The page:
Medical Devices

Coming Soon: Dissolvable Stents


John Lamb, a retired auto mechanic in New Zealand, was the first patient to get an Abbott Laboratories (ABT) experimental heart stent, to treat worsening chest pains. He now has nothing to show for it—just as doctors intended.

In March 2006 surgeons inserted Abbott's device into Lamb's coronary artery to push back fatty plaque and allow blood to flow freely to his heart. Made of a compound called polylactic acid, over the next two years the device dissolved into lactic acid (a naturally occurring chemical in the body), leaving behind what appears to be a healthy artery. "It made an immediate difference," says Lamb, now 69. "It appealed to me that it dissolved and I wouldn't have a piece of hardware in my body."

Abbott believes the device could capture a big share of the $4 billion-a-year stent market, cutting into sales of Abbott's Xience models and rivals from Johnson & Johnson (JNJ), Boston Scientific (BSX), and Medtronic (MDT). "If the results for the next 100 patients or 1,000 patients continue to demonstrate what we are seeing in these first patients, it will truly become the next revolution in interventional cardiology," says John M. Capek, Abbott's executive vice-president of medical devices. The dissolving stent is designed to have all the benefits of today's devices without leaving behind the metal mesh used in current stents, Capek says. It may be sold in Europe within 18 months, putting it at least three years ahead of similar products that competitors are developing, he adds.

Abbott, based in Abbott Park, Ill., has a way to go before the new device gains wide acceptance. The company had to redesign the stent last year after engineers found it didn't keep the artery open as well as expected during studies on humans conducted in Europe. It will be difficult for Abbott to create a device that's strong enough to prop open an artery using materials that are less robust than the metal typically found in stents today, says Laura Mauri, a cardiologist at Harvard Medical School. "They've really just passed the first hurdle," Mauri says. "Before it's used in the U.S., we'll need to see long-term results."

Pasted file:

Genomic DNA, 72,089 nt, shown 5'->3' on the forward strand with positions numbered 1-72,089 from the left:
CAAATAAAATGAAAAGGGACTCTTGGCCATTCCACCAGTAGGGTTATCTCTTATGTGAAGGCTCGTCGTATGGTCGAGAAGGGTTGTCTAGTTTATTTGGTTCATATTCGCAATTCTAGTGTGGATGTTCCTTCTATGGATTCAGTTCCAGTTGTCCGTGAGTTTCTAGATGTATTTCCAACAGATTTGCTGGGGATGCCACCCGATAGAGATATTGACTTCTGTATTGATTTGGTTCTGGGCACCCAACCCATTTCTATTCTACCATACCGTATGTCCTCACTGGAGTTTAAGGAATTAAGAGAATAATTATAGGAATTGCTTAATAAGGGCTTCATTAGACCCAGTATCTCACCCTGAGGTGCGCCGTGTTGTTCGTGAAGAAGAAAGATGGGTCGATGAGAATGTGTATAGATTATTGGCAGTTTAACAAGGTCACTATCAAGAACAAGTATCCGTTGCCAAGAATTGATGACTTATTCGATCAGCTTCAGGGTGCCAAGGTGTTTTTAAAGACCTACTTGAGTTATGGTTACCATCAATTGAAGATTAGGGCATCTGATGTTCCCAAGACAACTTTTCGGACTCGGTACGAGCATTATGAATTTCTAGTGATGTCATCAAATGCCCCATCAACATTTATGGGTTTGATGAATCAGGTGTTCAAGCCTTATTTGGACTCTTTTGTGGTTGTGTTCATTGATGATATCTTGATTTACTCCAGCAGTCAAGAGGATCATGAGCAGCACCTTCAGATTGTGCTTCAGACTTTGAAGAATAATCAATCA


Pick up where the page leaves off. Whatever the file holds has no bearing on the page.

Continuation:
The disappearing devices might solve a problem that has hampered sales of the current generation of stents: the formation of potentially fatal blood clots months or years after implantation. Many of today's stents are coated with drugs to keep scar tissue from attaching to the metal tubes. The scarring often causes the arteries to narrow again, requiring further treatment. Arteries, though, never fully heal with a drug-coated device inside, which can lead to blood clots and heart attacks.

While there haven't been any cases of clots in the 150 or so people who have received Abbott's new stent, it's still not clear whether dissolving stents offer a lower risk of clots and if they will keep arteries clear for as long as existing devices do. "The concept that a stent could go away and your artery can reheal to a normal state is a little bit fanciful," says Spencer B. King, president of the Heart and Vascular Institute of St. Joseph's Hospital in Atlanta. "But it seems to happen."

At least two smaller companies are working on similar devices. San Diego-based Reva Medical has developed a stent that starts to dissolve after 90 days. The company redesigned its prototype after some patients who received it in a 2007 study ended up needing new stents. Next year the company aims to start trials and studies that could be used to gain approval for its stents in Europe. Another device, made by Berlin-based Biotronik, has been implanted in a patient in Germany, Biotronik says. Medical centers in the Netherlands, Belgium, and Switzerland are participating in Biotronik's research and will enroll additional patients, the company says.

Larger rivals are also working on dissolvable stents, though most such efforts are aimed outside the heart. Since the dissolving stents tend to be bulkier than metal ones (to provide the strength needed to prop open blood vessels), some researchers believe they're more suitable for the larger arteries in the legs, where stress and pressure on the vessel can cause metal stents to fracture. Since removing the devices is difficult, an absorbable stent may be ideal, according to Johnson & Johnson and Medtronic. "The legs, where the arteries run close to the surface of the skin, present anatomical dynamics that may warrant this kind of biomaterials innovation," says Sean Salmon, general manager of Medtronic's coronary and peripheral division. "The clinical need to reduce pain and amputations remains largely unmet."

The bottom line: Abbott's dissolvable stent appears to reduce the risk of blood clots, though questions about the technology remain.

Cortez is a reporter for Bloomberg News in Minneapolis.

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